Rejser til Centralafrikanske Rep.

Den Centralafrikanske Republik kappes med et par andre destinationer om titlen som det mest banebrydende rejsemål til dags dato. Som navnet antyder er CAR beliggende lige i hjertet af Afrika.

Landet har i sandhed sin rimelige andel af problemer, men forhåbentlig er der snart mulighed for at den frygtløse rejsende kan komme til at udforske en del mere af dette til stadighed fortryllende kontinent.

En rejse til Den Centralafrikanske Republik har fokus på landets sjældne naturlige skønhed og noget af det mest fantastiske dyreliv i verden.

Den sydøstlige del af landet er en region med tæt skov, der er hjemsted for nogle af de mest gådefulde arter i Afrika. Følg i fodsporet på lavlandgorillaer i selskab med stifindere fra pygmæfolket Bayaka, se elefanter og andre betagende dyr.

Det siges, at man kan se nogle af verdens smukkeste sommerfugle her. Tag også turen igennem sumpe og floder i kano på jagt efter et glimt af vilde dyr.

En oplevelse der er langtidsholdbart vil uden tvivl være mødet med de lokale folk, som er venlige og imødekommende og den tid, du bruger i selskab med Bayakapygmæerne giver dig et indblik i en verden, der for længe siden er blevet glemt af vesterlændinge.

Det ville være forkert at hævde, at Den Centralafrikanske Republik er et nemt land at rejse i – Det er det ikke, og det er bestemt ikke for førstegangsbesøgende i tropisk Afrika.

At besøge CAR rykker ved grænserne for, hvad begrebet eventyrrejse indtil videre har dækket over.

Grupperejse 1 ► Den Centralafrikanske Republik - Regnskovsekspedition

Det er desværre ikke muligt at arrangere rejser til Den Centralafrikanske Republik i øjeblikket. Så snart det er muligt vil Happy Lama Travel orientere om muligheden for at besøge dette unikke land i vores nyhedsbreve.

Generel information om grupperejser i Den Centralafrikanske Republik

Happy Lama Travels eksklusive grupperejser i Den Centralafrikanske Republik foregår i små internationale grupper med lokal engelsktalende rejseleder. Derfor er rejsebeskrivelserne på engelsk.

En lokal rejseleder kender sit land bedre end en dansk rejseleder. Det er desuden vores erfaring at en lokal rejseleder giver dig et bedre indblik i, hvordan livet leves i Den Centralafrikanske Republik.

Passer rejsedatoerne dig ikke eller vil du selv have maksimal indflydelse på dit rejseprogram – Kontakt os hvis du ønsker et tilbud på en individuel rejse i Den Centralafrikanske Republik.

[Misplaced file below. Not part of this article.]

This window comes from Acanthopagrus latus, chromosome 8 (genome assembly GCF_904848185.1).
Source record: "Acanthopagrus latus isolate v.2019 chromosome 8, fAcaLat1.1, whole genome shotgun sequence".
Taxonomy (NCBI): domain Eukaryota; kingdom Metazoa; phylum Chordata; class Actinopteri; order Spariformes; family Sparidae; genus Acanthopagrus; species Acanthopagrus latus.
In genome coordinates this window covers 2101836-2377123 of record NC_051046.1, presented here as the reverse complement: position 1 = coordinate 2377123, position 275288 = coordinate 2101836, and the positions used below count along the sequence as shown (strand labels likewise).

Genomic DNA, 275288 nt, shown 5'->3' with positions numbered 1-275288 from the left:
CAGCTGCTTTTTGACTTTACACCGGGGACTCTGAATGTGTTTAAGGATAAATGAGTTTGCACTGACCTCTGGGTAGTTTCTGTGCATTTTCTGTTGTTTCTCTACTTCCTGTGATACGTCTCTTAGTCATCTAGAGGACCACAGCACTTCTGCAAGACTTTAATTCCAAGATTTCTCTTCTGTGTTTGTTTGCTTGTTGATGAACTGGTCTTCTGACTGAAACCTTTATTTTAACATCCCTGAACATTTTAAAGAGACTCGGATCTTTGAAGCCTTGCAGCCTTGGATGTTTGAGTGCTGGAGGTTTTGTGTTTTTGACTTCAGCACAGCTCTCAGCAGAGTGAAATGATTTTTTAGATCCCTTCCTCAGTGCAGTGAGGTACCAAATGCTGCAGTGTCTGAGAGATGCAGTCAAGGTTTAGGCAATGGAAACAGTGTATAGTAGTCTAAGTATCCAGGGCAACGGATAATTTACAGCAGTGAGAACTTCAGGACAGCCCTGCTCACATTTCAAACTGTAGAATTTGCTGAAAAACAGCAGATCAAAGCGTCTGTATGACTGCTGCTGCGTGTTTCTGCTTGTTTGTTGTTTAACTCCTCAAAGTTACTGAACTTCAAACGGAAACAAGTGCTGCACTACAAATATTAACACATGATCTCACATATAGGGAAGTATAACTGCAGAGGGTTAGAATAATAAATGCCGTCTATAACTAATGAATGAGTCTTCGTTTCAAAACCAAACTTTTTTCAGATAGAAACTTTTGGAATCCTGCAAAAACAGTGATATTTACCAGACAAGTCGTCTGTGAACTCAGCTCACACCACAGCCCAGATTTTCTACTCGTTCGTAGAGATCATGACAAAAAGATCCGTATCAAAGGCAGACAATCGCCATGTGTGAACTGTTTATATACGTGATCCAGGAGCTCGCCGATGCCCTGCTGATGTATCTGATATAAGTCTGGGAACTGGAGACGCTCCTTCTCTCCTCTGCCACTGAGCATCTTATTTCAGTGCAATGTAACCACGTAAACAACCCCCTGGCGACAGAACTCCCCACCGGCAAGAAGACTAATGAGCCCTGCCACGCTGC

Trip Summary

The Central African Republic is home to some of the most pristine rainforest on our planet, a vast swathe of land home to enigmatic wildlife and fascinating ethnic groups – yet is one of the least visited spots in the world. On this short trip we fly from the bustling capital Bangui into the jungles of the Congo basin and Dzangha-Ndoki National Park, on the borders of Congo-Brazzaville and Gabon. Using the charming Sangha Lodge as our base for the next few nights, we set forth into the forests in search of unique wildlife experiences. At the clearing of Dzangha Bai we look for forest elephants, buffalo, bongo and other species, and we also have the chance to track a family group of western lowland gorillas – undoubtedly one of Africa’s wildlife highlights. We visit local villages, and spend time with the original inhabitants of the forests, the Ba’Aka, as we accompany them on a traditional hunt and learn about their customs. The Central African Republic is a country bursting with incredible opportunities for true exploration, offering a chance to travel right to the heart of the most impenetrable regions on earth.

Day 1 – Bangui - Bayanga and Dzanga-Ndoki National Park

Arrive in Bangui. You will be met at the airport and transferred to our private charter flights, departing for Bayanga airstrip, from where you will transfer to Sangha Lodge. Enjoy an evening sundowner with your fellow travellers. Overnight Sangha Lodge. (BLD)

Bangui is the capital of the Central African Republic and lies on the northern banks of the Ubangi River. The navigable Ubangi River turns sharply south below Bangui and connects to the Congo River just south of the Equator near Brazzaville as its chief northern tributary. The river marks the border between the Central African Republic and the Democratic Republic of the Congo (DRC). The Congolese town of Zongo sits opposite the river from Bangui.